The World Cup continues with the USA bowing out earlier than desired but still providing thrills for the sport's fans here in the States. It's amazing really that a nation that treats soccer like a colicky redheaded stepchild was treated to such a fine showing on the sport's biggest stage. This is on par with a pick-up team from Bangladesh facing the Lakers in the Western Conference Finals.
Well, not exactly, but it's still pretty surprising.
Since Landon Donovan's goal that shocked Algeria sent the USA into the knockout round, I have read a lot about how the excitement for soccer in the USA that we just witnessed won't last. Writers were quick to point out that soccer will never be a dominate sport in this country.
With all due respect to those who think that way, you are missing the point.
Soccer doesn't have to be mentioned in the same breath as baseball, basketball or football.
The sport would do well–and I believe its governing body here knows this–if it is on par with hockey, America's colicky Moosehead-drinking Canadian cousin.
Heck, if I were in charge of USA soccer, I would set as a realistic goal overtaking hockey in popularity by 2014.
Talk about an achievable goal!
“Give 'em Halos: World Cup Edition, Part Two” represents my attempt to inch soccer closer to that goal.
Watch your backs, blue liners!
Pretend Injury Award
As exciting as the World Cup games have been to watch, there is no doubt the biggest knock most Americans have with the sport is the ridiculous acting. A gentle nudge is treated like a anesthesia-free amputation. Players go down after a bump that my 9-year-old would barely feel.
It's embarrassing, but sadly, its part of the game.
The Angels Pretend Injury Award goes to . . .
The Angels placed their infielder on the 15-day disabled list with a strained left forearm. The odd thing about Izturis' injury is he has no idea how it happened. There is no Mark Teixeira hit at home plate like the one that knocked Bobby Wilson out. No Casey McGehee slide into a leg like what sent Erick Aybra to the DL.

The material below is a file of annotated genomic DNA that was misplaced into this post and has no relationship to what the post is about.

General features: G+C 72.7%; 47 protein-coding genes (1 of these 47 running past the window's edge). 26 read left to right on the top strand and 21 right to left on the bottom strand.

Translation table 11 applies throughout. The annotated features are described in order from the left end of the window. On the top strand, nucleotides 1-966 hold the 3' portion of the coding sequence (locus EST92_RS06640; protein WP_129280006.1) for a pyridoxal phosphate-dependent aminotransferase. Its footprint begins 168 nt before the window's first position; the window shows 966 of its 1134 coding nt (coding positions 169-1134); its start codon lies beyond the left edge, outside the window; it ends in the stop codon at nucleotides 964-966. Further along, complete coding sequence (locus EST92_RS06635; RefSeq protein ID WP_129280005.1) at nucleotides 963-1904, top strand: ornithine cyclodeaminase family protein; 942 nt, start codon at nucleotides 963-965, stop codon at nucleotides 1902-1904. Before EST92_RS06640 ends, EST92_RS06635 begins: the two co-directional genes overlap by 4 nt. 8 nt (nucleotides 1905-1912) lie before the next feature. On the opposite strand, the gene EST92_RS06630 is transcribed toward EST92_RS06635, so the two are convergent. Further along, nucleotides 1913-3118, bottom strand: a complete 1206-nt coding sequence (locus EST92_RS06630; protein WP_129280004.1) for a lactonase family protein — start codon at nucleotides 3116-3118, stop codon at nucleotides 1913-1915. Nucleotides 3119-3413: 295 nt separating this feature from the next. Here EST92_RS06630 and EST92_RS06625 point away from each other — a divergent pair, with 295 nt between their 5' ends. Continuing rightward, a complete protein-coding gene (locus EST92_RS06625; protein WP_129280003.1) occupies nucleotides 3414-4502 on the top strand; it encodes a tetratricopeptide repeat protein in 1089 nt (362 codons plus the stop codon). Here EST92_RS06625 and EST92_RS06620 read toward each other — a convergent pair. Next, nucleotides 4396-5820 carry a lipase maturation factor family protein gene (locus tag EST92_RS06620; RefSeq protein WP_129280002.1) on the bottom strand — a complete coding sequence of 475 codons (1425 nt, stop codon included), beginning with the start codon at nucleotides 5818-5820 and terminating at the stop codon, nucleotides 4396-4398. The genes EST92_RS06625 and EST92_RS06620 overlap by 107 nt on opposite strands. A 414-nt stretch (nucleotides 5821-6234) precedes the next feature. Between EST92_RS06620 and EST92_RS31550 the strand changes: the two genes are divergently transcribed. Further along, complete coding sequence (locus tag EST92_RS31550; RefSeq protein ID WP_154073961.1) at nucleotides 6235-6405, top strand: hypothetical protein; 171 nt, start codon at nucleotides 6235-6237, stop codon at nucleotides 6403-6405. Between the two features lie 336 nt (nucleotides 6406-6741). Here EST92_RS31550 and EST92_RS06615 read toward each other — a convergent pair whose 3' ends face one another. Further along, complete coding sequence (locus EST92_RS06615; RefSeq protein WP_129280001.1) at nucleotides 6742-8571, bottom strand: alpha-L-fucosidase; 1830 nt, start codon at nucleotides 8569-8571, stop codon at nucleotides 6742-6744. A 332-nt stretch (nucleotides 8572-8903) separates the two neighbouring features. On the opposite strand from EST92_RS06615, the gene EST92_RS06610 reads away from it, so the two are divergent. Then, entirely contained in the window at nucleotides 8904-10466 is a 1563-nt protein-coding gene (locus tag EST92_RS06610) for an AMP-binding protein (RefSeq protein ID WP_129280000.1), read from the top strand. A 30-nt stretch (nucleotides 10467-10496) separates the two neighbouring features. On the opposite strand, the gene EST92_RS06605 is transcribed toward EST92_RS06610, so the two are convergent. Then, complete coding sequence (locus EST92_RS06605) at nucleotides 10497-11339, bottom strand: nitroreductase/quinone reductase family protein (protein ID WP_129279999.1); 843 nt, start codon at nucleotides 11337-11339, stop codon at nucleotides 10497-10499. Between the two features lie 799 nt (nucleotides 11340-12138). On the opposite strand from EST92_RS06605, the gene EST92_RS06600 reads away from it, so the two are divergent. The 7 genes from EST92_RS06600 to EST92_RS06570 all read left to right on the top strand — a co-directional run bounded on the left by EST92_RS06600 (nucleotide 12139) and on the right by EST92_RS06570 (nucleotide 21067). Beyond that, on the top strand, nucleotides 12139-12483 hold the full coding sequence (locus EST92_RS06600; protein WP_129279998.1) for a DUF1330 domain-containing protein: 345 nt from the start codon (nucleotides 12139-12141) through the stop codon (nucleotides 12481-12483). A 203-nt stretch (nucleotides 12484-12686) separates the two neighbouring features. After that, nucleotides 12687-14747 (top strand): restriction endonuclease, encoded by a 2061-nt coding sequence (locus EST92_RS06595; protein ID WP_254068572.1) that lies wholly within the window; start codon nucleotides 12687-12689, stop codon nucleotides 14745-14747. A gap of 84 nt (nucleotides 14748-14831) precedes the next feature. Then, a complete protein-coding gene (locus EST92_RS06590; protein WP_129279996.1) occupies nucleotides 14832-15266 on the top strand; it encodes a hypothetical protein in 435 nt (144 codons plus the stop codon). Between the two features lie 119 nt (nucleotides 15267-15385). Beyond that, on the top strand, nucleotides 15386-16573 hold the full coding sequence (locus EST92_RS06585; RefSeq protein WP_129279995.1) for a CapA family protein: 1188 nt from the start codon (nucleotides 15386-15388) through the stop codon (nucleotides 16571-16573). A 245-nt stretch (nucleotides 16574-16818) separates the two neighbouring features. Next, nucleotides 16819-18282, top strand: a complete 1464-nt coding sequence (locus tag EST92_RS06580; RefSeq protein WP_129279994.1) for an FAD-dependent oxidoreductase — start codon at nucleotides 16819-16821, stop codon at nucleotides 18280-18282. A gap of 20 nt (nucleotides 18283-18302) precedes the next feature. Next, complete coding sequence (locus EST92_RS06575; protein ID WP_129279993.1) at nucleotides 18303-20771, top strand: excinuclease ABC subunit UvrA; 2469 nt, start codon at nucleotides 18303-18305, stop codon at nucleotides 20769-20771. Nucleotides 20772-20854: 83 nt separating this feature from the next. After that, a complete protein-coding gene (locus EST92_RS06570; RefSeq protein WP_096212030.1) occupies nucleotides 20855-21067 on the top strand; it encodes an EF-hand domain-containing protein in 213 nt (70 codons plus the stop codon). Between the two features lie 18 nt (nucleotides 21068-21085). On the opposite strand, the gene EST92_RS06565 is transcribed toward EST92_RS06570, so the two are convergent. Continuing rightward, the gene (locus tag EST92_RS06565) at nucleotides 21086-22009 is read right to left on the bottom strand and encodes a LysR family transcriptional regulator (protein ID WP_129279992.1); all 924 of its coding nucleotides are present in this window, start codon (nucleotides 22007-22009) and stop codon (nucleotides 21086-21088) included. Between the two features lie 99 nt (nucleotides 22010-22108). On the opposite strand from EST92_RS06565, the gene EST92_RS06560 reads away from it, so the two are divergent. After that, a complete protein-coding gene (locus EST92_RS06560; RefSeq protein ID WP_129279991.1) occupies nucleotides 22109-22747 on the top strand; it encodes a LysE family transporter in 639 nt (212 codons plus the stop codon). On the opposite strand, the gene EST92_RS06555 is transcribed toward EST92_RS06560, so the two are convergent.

Nope, for Izturis . . . well . . . he just hurts.
Sucks getting old.
Ties are supposed to be like kissing your sister. Ew. Brazil and Portugal just battled to a 0-0 tie and the sports haters laughed. Sure, they can appreciate the thrill of a baseball game that's tied at 0 going into the 10th inning or a defensive battle between two basketball teams, but a 0-0 soccer game draws yawns.
Of course, the main reason for the apathy is because in soccer, a winner is never decided in the early World Cup rounds. Ties are accepted.
Even hockey had the wherewithal to not let their teams tie.
A tie is a good thing for the team that earned it; as in a 1-1 tie. The team that scored the last goal can walk away feeling better about themselves. The team that gave up the tieing goal, well, they are mad. Either way, a tie represents mediocracy. You didn't win, you didn't lose. Pucker up, sis.
The Angels “Tie” Award for Mediocracy goes to . . .
Angels hitters are improving. There has certainly been some upswing, but rankings of 15th in batting average, 7th in homeruns, 6th in runs batted in and 9th in hits reeks of mediocracy.
[Landon Donovan Goal at 91st Minute
The intensity of the moment was amazing. The USA was within a minute or two of being sent home. A 0-0 tie against Algeria wouldn't be enough to send them onto the next round.
When France returned home after their fiasco in South Africa, police had to protect the team from angry fans and media. If the USA would have returned home after a tie or loss to Algeria, not even a single mall cop on a Segway would have been needed to thwart the "throngs” who would have awaited the team's arrival. Their arrival would have been throng-free.